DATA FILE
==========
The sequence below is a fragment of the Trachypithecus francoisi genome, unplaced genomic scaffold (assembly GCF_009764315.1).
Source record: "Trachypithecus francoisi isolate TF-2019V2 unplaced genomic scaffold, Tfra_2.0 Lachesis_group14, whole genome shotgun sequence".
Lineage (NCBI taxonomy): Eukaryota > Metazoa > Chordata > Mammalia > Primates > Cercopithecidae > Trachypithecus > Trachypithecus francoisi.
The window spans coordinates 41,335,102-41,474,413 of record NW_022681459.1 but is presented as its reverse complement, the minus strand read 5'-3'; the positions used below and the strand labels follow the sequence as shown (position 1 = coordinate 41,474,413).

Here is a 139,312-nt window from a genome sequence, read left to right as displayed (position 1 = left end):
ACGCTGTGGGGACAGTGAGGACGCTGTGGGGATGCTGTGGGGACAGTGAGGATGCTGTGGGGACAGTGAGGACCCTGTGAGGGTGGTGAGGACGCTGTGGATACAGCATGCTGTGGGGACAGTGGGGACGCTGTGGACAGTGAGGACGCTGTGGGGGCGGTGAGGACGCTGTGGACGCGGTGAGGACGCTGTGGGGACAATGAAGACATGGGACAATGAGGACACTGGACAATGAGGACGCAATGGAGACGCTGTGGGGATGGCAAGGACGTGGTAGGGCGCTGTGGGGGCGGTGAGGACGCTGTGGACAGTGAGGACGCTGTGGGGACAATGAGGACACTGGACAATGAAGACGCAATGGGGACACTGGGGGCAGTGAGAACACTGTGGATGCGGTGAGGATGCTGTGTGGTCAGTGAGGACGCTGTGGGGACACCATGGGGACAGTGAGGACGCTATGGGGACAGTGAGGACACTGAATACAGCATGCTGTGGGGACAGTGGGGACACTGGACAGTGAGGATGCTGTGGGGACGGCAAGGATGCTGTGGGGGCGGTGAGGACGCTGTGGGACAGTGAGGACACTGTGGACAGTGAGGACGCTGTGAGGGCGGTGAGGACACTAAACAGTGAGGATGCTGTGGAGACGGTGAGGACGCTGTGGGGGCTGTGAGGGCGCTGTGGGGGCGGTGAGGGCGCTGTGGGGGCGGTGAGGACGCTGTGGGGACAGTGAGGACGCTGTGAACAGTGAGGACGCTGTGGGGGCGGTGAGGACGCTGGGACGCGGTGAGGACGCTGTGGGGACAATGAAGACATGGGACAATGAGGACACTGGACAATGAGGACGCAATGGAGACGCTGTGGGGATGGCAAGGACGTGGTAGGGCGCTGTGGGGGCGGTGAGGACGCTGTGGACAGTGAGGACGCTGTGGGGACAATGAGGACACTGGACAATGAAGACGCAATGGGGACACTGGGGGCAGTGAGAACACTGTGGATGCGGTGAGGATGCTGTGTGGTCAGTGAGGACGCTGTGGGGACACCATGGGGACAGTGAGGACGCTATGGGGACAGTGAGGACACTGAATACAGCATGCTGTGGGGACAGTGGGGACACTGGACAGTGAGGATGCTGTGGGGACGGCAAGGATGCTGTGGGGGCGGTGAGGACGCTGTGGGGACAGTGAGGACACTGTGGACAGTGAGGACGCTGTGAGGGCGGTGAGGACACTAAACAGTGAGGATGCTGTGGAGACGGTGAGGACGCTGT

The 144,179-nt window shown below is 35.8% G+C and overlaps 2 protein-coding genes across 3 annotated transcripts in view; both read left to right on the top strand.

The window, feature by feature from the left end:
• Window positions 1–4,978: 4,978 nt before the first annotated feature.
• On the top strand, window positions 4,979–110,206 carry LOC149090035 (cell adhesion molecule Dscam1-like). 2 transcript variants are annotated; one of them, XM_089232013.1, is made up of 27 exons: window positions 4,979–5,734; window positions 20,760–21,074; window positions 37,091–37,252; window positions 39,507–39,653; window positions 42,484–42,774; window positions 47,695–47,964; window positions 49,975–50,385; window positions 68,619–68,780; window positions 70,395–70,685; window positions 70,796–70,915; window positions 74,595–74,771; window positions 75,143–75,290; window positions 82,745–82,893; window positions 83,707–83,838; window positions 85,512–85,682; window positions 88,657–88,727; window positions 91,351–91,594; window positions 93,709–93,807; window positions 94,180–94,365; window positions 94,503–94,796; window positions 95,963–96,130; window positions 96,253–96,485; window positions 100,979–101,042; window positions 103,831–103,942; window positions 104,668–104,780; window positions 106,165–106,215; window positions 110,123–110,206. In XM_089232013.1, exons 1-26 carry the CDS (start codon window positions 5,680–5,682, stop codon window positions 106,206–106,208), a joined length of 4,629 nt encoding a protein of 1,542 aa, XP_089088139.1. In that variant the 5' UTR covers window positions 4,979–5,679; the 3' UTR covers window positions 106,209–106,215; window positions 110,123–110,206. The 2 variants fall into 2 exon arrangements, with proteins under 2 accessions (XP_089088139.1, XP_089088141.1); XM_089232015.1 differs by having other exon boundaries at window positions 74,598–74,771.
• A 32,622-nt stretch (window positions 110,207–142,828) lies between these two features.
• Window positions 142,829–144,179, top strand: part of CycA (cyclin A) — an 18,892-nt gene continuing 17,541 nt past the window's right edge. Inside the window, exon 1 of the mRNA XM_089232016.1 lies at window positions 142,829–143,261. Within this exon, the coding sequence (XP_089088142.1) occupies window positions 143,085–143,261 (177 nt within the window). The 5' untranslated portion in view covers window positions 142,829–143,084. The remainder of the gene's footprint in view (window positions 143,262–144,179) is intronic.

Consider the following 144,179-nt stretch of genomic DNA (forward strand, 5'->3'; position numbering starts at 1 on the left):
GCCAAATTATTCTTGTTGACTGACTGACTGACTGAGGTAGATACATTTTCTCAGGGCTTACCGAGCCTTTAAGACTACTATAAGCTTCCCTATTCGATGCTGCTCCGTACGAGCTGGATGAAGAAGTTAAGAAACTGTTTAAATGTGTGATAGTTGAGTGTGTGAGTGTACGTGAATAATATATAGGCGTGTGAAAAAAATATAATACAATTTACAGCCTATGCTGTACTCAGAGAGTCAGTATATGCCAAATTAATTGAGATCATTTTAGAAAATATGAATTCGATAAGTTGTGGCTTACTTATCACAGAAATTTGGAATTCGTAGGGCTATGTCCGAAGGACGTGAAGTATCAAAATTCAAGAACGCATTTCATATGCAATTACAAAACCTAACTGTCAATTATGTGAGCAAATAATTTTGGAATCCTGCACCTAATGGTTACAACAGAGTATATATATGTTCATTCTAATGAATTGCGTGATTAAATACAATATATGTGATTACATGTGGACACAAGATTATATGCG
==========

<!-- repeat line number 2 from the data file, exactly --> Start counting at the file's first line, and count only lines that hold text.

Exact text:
Source record: "Trachypithecus francoisi isolate TF-2019V2 unplaced genomic scaffold, Tfra_2.0 Lachesis_group14, whole genome shotgun sequence".